Emergency services were called to Tilbury Docks on Monday to rescue the engineer, who does not want to be named, who had trapped his leg in the winding gear of the 100ft quayside crane.
Firefighters first on the scene had to administer emergency first aid while specialist orthopaedic surgeons from Addenbrookes Hospital in Cambridge, were flown to the scene.
Specialist crane equipment that loosened the tension on the gears of the crane was used in the rescue operation. The orthopaedic specialists, Peter Hull and Andrew Carrothers from the regional trauma centre at Addenbrooke’s, were on the scene for six hours before the man was finally released. A vascular surgeon was also brought in from Broomfield Hospital in Chelmsford.
The man was finally airlifted to Addenbrooke’s Hospital in Cambridge, where his condition is described as stable.
Addenbrooke’s Hospitalâ€™s clinical director Rod MacKenzie told the BBC he had not seen a case like it in 20 years.
A crane worker was killed at Tilbury Docks in 2011 after an eight-wheeled straddle carrier crane toppled onto its side and threw him from the cab.
The inquest into the death of 45 year-old Ian Campbell earlier this month found he had died as a result of an accident.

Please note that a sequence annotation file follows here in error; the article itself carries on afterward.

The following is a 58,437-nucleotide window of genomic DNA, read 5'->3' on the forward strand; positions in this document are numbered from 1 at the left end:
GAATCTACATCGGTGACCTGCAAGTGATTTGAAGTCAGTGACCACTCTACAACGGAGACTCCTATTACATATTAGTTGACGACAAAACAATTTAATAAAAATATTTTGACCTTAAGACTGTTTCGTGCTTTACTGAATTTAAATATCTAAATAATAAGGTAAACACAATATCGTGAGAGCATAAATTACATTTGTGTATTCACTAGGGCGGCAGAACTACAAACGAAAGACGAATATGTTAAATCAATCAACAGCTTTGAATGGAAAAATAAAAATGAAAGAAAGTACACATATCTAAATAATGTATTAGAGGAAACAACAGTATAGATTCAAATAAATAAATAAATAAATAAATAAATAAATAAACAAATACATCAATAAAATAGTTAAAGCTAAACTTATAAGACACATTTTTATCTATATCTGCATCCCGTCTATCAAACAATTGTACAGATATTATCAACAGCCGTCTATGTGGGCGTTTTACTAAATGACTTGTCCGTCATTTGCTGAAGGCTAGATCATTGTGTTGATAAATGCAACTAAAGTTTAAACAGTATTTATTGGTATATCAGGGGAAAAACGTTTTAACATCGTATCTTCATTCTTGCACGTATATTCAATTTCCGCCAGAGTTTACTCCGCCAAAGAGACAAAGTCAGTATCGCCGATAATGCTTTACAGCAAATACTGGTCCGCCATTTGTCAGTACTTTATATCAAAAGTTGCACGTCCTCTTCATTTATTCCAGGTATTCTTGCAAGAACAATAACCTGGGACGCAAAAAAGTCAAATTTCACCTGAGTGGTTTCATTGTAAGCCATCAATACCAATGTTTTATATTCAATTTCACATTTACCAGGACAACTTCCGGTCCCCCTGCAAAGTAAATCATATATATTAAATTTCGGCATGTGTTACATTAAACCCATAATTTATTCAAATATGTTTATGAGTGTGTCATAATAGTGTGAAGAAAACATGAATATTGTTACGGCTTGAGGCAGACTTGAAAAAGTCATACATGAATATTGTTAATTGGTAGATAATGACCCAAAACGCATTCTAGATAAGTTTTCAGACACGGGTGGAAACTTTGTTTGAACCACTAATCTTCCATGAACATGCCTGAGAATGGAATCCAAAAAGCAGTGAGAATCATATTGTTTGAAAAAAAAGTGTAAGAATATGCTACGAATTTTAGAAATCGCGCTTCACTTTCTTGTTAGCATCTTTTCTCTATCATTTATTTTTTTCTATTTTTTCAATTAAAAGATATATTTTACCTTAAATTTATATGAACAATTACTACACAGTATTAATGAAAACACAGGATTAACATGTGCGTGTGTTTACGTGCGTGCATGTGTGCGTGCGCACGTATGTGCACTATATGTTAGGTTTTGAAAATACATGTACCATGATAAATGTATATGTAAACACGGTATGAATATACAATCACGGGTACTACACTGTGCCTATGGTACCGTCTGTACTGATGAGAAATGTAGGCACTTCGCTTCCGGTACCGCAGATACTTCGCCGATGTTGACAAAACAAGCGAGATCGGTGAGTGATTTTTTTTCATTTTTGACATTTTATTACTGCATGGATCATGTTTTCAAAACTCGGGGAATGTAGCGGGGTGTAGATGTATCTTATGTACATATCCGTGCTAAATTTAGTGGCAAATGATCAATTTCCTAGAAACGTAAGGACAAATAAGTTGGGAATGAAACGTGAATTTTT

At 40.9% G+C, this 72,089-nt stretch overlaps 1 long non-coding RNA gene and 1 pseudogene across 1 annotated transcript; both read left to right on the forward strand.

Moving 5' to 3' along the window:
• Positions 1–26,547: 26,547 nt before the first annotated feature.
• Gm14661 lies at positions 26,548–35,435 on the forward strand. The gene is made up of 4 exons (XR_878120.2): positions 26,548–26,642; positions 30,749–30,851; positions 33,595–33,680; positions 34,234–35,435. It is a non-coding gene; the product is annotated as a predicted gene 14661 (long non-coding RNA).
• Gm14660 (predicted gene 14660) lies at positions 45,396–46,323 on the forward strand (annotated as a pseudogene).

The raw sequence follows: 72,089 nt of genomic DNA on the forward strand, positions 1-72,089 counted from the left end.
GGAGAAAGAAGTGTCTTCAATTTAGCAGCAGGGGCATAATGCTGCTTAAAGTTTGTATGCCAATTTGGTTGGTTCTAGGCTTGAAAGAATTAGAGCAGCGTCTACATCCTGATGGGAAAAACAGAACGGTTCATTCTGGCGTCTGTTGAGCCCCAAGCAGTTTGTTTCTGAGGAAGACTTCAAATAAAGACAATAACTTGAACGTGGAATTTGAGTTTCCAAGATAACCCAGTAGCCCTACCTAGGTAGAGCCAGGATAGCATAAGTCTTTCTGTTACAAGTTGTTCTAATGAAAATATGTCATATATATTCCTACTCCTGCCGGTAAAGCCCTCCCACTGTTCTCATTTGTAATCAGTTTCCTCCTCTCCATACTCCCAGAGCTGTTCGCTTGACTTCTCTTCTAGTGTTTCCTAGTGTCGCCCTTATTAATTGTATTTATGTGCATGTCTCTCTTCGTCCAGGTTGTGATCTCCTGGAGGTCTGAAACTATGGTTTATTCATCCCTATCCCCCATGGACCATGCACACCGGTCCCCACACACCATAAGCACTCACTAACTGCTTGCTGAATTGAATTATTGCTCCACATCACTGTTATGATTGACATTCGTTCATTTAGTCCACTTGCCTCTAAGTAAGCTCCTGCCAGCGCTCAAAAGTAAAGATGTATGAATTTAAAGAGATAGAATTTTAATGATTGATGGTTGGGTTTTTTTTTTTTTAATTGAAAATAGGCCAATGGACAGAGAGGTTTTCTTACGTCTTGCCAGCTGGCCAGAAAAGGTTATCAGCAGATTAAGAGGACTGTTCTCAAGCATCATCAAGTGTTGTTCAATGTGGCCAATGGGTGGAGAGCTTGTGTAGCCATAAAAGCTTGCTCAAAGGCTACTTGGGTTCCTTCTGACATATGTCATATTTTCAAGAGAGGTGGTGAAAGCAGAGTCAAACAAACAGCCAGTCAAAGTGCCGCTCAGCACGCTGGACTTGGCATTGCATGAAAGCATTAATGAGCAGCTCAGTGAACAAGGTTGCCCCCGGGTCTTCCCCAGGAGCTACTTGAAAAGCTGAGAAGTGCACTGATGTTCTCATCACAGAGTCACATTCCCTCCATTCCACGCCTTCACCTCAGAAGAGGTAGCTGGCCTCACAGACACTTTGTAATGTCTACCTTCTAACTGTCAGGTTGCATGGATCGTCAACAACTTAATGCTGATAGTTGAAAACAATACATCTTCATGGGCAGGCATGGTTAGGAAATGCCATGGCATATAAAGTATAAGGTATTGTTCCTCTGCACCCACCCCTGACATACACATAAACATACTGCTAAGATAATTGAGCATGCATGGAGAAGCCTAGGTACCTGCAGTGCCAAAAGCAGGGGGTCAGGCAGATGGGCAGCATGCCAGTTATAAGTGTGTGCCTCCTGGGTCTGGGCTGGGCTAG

The inquest heard there were potholes up to 40ft wide at the docks.Â A faulty stability alarm in one of the machines had also been reported, but nothing had been done about it, operator John Horsfall told the hearing.
The jury also heard from cargo operator, Bradley Pritchard, a qualified crane instructor, who said he had reported concerns about the stability alarm to the control team at Tilbury Docks Ltd. He also said if health and safety issues were brought up “nothing ever gets done”.
Tilbury took delivery of 14 new straddle carriers in May as part of a Â£20m investment programme at the port’s London Container Terminal.
Perry Glading, chief operating officer of Forth Ports, the UKâ€™s third largest ports group â€“ which includes Tilbury â€“ said:â€¨ “In addition to the new straddle carriers we have also invested in a single reception gate covering both security and container processing, new cranes, a bespoke ICT system and surfacing work.
Forth Ports recently appointed Janice McCann as group head of health and safety.Â Speaking on her appointment, Charles Hammond, chief executive of Forth Ports, said: â€œHealth and safety is of paramount importance to our business and we invest heavily in training and developing safe operational practices throughout the business.â€